One Russian Fighter Jet Pilot Dead, Another Reportedly Captured
U.S. officials confirmed early Tuesday that a Turkish F-16 fighter jet shot down a Russian Su-24 fighter jet with an air-to-air missile near the border between Turkey and Syria. NATO has called an emergency meeting in Brussels as the possibility of conflict between Moscow and NATO increases.
“The aim of this extraordinary North Atlantic Council meeting is for Turkey to inform allies about the downing of a Russian airplane,” NATO’s deputy spokesperson Carmen Romero told the Associated Press.
A Turkish military statement said the plane entered Turkish airspace over the town of Yayladagi, in Hatay province. It said the plane was warned 10 times within the space of 5 minutes. Turkey changed its rules of engagement a few years ago after Syria shot down a Turkish plane. According to the new rules, Turkey said it would consider all “elements” approaching from Syria an enemy threat and would act accordingly.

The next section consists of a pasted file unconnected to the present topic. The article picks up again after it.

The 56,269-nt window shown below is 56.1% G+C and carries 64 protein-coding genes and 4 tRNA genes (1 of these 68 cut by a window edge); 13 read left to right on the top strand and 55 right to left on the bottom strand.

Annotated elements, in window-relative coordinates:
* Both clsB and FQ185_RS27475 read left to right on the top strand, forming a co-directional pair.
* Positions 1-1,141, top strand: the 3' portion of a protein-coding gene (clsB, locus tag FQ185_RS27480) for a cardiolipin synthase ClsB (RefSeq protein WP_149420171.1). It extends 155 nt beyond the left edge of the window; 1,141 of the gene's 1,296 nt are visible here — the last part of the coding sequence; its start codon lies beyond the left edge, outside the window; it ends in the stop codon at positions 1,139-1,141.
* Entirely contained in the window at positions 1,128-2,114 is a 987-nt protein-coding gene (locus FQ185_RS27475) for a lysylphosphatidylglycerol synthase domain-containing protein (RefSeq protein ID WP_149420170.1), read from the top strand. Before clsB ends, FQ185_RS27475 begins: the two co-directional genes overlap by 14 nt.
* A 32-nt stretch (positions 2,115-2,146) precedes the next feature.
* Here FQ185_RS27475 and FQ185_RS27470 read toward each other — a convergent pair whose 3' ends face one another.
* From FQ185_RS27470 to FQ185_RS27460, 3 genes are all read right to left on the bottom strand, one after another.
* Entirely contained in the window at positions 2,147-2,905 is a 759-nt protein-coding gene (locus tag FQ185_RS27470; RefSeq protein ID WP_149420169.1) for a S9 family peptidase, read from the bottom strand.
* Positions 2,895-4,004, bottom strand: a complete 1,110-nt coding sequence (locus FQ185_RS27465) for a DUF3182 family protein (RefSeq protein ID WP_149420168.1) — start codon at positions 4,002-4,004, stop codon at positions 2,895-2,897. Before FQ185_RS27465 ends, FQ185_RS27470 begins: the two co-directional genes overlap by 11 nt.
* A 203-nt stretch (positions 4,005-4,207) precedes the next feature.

Video footage of the incident showed the plane on fire before crashing on a hill, and the two Russian pilots were forced to eject. However, one pilot is dead and the other reportedly captured by Syrian rebels, though PPD has not yet confirmed that to be the case.
Pentagon officials said in a statement that they were aware of the incident but that no U.S. military personnel were involved.
“Our Turkish allies have informed us that their military aircraft shot down a Russian military aircraft near the Syrian border after it violated Turkish airspace on Tuesday,” a Defense Department statement read. “At this time, we can confirm that U.S. forces were NOT [emphasis theirs] involved in this incident.”
The development comes following an earlier accusation that Russia violated Turkish airspace in October, prompting NATO to deploy six U.S. Air Force F-15 fighters previously in stationed in Britain to to Incirlik Air Base in Turkey. Also in October, the North Atlantic Council, which is NATO’s governing body, had warned Moscow it was flirting with “extreme danger” if it continued to send planes into Turkish air space.
The alliance’s European Command said the deployment was “in response to the government of Turkey’s request for support in securing the sovereignty of Turkish airspace” and an effort to secure their member’s airspace.